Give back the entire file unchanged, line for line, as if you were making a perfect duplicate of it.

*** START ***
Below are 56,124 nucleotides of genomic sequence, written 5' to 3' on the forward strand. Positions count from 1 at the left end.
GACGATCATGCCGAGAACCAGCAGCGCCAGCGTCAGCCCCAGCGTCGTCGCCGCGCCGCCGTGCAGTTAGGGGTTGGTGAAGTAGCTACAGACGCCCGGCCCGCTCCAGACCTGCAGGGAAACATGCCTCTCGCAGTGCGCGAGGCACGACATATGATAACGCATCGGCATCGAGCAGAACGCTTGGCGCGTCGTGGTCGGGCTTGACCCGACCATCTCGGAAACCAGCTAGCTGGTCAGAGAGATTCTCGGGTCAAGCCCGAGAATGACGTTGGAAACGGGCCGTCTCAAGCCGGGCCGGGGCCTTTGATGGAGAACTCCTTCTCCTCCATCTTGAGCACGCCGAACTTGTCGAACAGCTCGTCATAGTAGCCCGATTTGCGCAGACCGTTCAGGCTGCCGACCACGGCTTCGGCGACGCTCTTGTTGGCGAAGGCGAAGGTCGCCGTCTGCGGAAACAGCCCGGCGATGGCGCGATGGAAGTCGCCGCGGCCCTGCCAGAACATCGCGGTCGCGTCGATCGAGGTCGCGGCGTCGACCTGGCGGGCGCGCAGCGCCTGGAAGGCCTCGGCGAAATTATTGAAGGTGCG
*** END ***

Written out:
Below are 56,124 nucleotides of genomic sequence, written 5' to 3' on the forward strand. Positions count from 1 at the left end.
GACGATCATGCCGAGAACCAGCAGCGCCAGCGTCAGCCCCAGCGTCGTCGCCGCGCCGCCGTGCAGTTAGGGGTTGGTGAAGTAGCTACAGACGCCCGGCCCGCTCCAGACCTGCAGGGAAACATGCCTCTCGCAGTGCGCGAGGCACGACATATGATAACGCATCGGCATCGAGCAGAACGCTTGGCGCGTCGTGGTCGGGCTTGACCCGACCATCTCGGAAACCAGCTAGCTGGTCAGAGAGATTCTCGGGTCAAGCCCGAGAATGACGTTGGAAACGGGCCGTCTCAAGCCGGGCCGGGGCCTTTGATGGAGAACTCCTTCTCCTCCATCTTGAGCACGCCGAACTTGTCGAACAGCTCGTCATAGTAGCCCGATTTGCGCAGACCGTTCAGGCTGCCGACCACGGCTTCGGCGACGCTCTTGTTGGCGAAGGCGAAGGTCGCCGTCTGCGGAAACAGCCCGGCGATGGCGCGATGGAAGTCGCCGCGGCCCTGCCAGAACATCGCGGTCGCGTCGATCGAGGTCGCGGCGTCGACCTGGCGGGCGCGCAGCGCCTGGAAGGCCTCGGCGAAATTATTGAAGGTGCG